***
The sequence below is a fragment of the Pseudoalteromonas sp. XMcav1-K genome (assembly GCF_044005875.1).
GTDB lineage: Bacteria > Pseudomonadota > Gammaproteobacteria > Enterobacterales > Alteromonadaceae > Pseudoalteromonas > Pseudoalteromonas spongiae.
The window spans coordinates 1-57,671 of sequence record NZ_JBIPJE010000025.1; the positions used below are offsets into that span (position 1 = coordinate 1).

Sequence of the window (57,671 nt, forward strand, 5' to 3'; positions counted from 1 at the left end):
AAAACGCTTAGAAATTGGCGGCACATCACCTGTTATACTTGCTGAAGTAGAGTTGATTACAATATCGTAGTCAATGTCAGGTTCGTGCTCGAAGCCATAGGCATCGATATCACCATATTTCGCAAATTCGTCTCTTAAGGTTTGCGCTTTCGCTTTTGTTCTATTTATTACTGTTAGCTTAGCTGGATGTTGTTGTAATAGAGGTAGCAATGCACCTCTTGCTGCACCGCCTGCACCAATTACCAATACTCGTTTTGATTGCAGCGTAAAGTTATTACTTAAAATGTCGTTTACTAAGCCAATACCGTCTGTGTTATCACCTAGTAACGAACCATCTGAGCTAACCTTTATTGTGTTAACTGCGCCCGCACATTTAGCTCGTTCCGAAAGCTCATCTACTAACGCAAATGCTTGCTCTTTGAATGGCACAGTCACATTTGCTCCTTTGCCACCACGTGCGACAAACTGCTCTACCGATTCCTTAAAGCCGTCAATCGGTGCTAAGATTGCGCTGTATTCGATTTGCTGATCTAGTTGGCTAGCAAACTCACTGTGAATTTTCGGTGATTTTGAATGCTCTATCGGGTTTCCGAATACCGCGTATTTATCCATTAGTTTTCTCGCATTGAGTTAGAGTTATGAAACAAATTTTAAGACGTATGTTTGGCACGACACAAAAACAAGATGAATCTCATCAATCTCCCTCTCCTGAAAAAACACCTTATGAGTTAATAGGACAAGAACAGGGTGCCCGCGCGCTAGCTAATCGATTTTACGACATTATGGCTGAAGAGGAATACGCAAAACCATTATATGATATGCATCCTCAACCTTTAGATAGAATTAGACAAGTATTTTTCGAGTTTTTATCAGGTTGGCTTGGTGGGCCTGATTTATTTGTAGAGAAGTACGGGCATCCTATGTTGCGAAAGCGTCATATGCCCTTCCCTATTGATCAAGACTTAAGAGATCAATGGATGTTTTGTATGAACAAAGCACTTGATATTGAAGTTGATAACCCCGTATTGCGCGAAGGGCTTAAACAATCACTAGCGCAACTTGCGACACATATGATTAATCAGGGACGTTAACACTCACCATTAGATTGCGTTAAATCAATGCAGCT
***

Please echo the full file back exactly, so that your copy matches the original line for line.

The sequence below is a fragment of the Pseudoalteromonas sp. XMcav1-K genome (assembly GCF_044005875.1).
GTDB lineage: Bacteria > Pseudomonadota > Gammaproteobacteria > Enterobacterales > Alteromonadaceae > Pseudoalteromonas > Pseudoalteromonas spongiae.
The window spans coordinates 1-57,671 of sequence record NZ_JBIPJE010000025.1; the positions used below are offsets into that span (position 1 = coordinate 1).

Sequence of the window (57,671 nt, forward strand, 5' to 3'; positions counted from 1 at the left end):
AAAACGCTTAGAAATTGGCGGCACATCACCTGTTATACTTGCTGAAGTAGAGTTGATTACAATATCGTAGTCAATGTCAGGTTCGTGCTCGAAGCCATAGGCATCGATATCACCATATTTCGCAAATTCGTCTCTTAAGGTTTGCGCTTTCGCTTTTGTTCTATTTATTACTGTTAGCTTAGCTGGATGTTGTTGTAATAGAGGTAGCAATGCACCTCTTGCTGCACCGCCTGCACCAATTACCAATACTCGTTTTGATTGCAGCGTAAAGTTATTACTTAAAATGTCGTTTACTAAGCCAATACCGTCTGTGTTATCACCTAGTAACGAACCATCTGAGCTAACCTTTATTGTGTTAACTGCGCCCGCACATTTAGCTCGTTCCGAAAGCTCATCTACTAACGCAAATGCTTGCTCTTTGAATGGCACAGTCACATTTGCTCCTTTGCCACCACGTGCGACAAACTGCTCTACCGATTCCTTAAAGCCGTCAATCGGTGCTAAGATTGCGCTGTATTCGATTTGCTGATCTAGTTGGCTAGCAAACTCACTGTGAATTTTCGGTGATTTTGAATGCTCTATCGGGTTTCCGAATACCGCGTATTTATCCATTAGTTTTCTCGCATTGAGTTAGAGTTATGAAACAAATTTTAAGACGTATGTTTGGCACGACACAAAAACAAGATGAATCTCATCAATCTCCCTCTCCTGAAAAAACACCTTATGAGTTAATAGGACAAGAACAGGGTGCCCGCGCGCTAGCTAATCGATTTTACGACATTATGGCTGAAGAGGAATACGCAAAACCATTATATGATATGCATCCTCAACCTTTAGATAGAATTAGACAAGTATTTTTCGAGTTTTTATCAGGTTGGCTTGGTGGGCCTGATTTATTTGTAGAGAAGTACGGGCATCCTATGTTGCGAAAGCGTCATATGCCCTTCCCTATTGATCAAGACTTAAGAGATCAATGGATGTTTTGTATGAACAAAGCACTTGATATTGAAGTTGATAACCCCGTATTGCGCGAAGGGCTTAAACAATCACTAGCGCAACTTGCGACACATATGATTAATCAGGGACGTTAACACTCACCATTAGATTGCGTTAAATCAATGCAGCT